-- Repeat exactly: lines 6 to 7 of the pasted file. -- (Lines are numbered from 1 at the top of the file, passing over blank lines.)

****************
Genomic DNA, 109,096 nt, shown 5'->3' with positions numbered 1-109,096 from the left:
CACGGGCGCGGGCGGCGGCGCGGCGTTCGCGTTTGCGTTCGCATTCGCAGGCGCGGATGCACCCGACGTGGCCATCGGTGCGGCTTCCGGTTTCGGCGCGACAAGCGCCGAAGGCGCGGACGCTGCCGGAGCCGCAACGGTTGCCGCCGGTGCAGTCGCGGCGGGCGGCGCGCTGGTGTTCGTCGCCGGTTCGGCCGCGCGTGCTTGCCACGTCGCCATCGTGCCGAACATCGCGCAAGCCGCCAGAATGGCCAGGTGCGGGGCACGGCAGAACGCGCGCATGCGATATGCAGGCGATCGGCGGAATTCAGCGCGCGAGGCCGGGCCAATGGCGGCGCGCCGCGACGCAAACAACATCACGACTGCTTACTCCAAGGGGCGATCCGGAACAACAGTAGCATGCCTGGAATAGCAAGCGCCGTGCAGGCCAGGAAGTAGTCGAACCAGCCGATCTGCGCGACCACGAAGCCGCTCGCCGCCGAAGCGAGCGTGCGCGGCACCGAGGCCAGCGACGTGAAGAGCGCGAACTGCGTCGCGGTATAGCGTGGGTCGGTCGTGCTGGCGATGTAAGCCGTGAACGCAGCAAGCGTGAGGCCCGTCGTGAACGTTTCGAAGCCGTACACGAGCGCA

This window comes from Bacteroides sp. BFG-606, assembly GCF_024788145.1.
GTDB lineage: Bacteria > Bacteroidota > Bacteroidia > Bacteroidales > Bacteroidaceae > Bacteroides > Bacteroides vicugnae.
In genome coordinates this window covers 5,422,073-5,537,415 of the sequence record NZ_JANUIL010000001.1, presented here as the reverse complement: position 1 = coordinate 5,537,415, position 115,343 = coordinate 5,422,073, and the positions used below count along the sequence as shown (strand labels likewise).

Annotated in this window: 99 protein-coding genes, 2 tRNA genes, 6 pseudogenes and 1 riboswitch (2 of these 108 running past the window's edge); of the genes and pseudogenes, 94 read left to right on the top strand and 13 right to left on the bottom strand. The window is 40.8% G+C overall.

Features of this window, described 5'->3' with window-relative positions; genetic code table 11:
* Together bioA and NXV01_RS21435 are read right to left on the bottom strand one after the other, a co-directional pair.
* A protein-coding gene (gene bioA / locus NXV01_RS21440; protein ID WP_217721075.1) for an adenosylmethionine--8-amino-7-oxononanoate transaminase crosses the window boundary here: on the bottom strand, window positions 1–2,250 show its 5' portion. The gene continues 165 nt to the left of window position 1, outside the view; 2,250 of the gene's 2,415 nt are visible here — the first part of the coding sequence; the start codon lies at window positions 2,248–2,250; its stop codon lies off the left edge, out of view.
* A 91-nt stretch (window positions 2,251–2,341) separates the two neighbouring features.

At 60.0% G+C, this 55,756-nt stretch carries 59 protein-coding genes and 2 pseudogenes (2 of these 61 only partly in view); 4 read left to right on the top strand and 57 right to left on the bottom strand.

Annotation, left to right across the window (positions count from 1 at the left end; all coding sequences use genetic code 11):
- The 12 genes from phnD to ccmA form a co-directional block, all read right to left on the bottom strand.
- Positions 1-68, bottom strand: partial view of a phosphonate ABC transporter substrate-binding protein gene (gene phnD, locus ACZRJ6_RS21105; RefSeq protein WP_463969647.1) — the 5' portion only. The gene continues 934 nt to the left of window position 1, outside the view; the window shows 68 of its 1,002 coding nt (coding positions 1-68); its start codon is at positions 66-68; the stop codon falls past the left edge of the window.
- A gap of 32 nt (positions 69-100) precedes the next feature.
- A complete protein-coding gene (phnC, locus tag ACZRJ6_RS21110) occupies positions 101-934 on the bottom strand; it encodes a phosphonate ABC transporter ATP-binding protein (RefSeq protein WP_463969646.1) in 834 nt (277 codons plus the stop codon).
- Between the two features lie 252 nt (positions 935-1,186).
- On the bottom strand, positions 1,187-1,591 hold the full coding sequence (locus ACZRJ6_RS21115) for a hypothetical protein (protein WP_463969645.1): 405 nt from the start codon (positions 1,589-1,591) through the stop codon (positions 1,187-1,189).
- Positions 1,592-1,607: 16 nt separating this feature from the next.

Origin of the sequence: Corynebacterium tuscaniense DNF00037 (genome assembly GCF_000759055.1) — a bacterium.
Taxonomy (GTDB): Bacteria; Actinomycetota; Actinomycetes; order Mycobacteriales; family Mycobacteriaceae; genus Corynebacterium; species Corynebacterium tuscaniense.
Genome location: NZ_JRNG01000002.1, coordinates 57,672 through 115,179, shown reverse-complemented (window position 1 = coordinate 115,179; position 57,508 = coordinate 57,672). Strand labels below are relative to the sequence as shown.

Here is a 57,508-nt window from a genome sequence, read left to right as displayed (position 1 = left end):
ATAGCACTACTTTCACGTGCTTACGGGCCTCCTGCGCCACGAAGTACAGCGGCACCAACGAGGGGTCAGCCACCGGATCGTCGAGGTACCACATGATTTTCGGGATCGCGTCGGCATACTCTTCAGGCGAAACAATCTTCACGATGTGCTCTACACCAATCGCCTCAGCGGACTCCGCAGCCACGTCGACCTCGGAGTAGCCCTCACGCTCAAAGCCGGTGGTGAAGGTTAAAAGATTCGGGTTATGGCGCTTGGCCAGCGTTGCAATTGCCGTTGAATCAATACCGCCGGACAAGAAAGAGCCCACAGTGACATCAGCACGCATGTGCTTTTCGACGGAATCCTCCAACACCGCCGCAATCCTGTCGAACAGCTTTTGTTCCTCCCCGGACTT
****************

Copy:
Annotated in this window: 99 protein-coding genes, 2 tRNA genes, 6 pseudogenes and 1 riboswitch (2 of these 108 running past the window's edge); of the genes and pseudogenes, 94 read left to right on the top strand and 13 right to left on the bottom strand. The window is 40.8% G+C overall.

Features of this window, described 5'->3' with window-relative positions; genetic code table 11: